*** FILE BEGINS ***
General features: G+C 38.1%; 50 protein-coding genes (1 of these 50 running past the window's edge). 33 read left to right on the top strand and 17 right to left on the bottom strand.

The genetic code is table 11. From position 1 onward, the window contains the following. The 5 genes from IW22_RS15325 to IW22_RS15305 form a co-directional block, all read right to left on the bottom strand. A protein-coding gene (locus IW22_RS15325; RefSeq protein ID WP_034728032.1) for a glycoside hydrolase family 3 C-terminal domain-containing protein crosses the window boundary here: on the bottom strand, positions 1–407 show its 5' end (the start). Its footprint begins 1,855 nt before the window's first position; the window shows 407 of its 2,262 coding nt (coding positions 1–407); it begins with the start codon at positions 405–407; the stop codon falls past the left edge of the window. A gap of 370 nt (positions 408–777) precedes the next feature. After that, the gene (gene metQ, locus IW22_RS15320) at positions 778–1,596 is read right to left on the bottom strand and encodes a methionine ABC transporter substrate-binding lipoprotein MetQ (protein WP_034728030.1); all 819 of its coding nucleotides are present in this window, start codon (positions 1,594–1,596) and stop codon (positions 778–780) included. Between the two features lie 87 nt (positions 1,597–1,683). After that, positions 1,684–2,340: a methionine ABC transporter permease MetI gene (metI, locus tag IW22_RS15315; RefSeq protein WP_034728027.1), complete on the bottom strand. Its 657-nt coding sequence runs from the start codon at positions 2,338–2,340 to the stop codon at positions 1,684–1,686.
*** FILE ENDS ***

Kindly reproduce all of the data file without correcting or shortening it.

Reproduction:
General features: G+C 38.1%; 50 protein-coding genes (1 of these 50 running past the window's edge). 33 read left to right on the top strand and 17 right to left on the bottom strand.

The genetic code is table 11. From position 1 onward, the window contains the following. The 5 genes from IW22_RS15325 to IW22_RS15305 form a co-directional block, all read right to left on the bottom strand. A protein-coding gene (locus IW22_RS15325; RefSeq protein ID WP_034728032.1) for a glycoside hydrolase family 3 C-terminal domain-containing protein crosses the window boundary here: on the bottom strand, positions 1–407 show its 5' end (the start). Its footprint begins 1,855 nt before the window's first position; the window shows 407 of its 2,262 coding nt (coding positions 1–407); it begins with the start codon at positions 405–407; the stop codon falls past the left edge of the window. A gap of 370 nt (positions 408–777) precedes the next feature. After that, the gene (gene metQ, locus IW22_RS15320) at positions 778–1,596 is read right to left on the bottom strand and encodes a methionine ABC transporter substrate-binding lipoprotein MetQ (protein WP_034728030.1); all 819 of its coding nucleotides are present in this window, start codon (positions 1,594–1,596) and stop codon (positions 778–780) included. Between the two features lie 87 nt (positions 1,597–1,683). After that, positions 1,684–2,340: a methionine ABC transporter permease MetI gene (metI, locus tag IW22_RS15315; RefSeq protein WP_034728027.1), complete on the bottom strand. Its 657-nt coding sequence runs from the start codon at positions 2,338–2,340 to the stop codon at positions 1,684–1,686.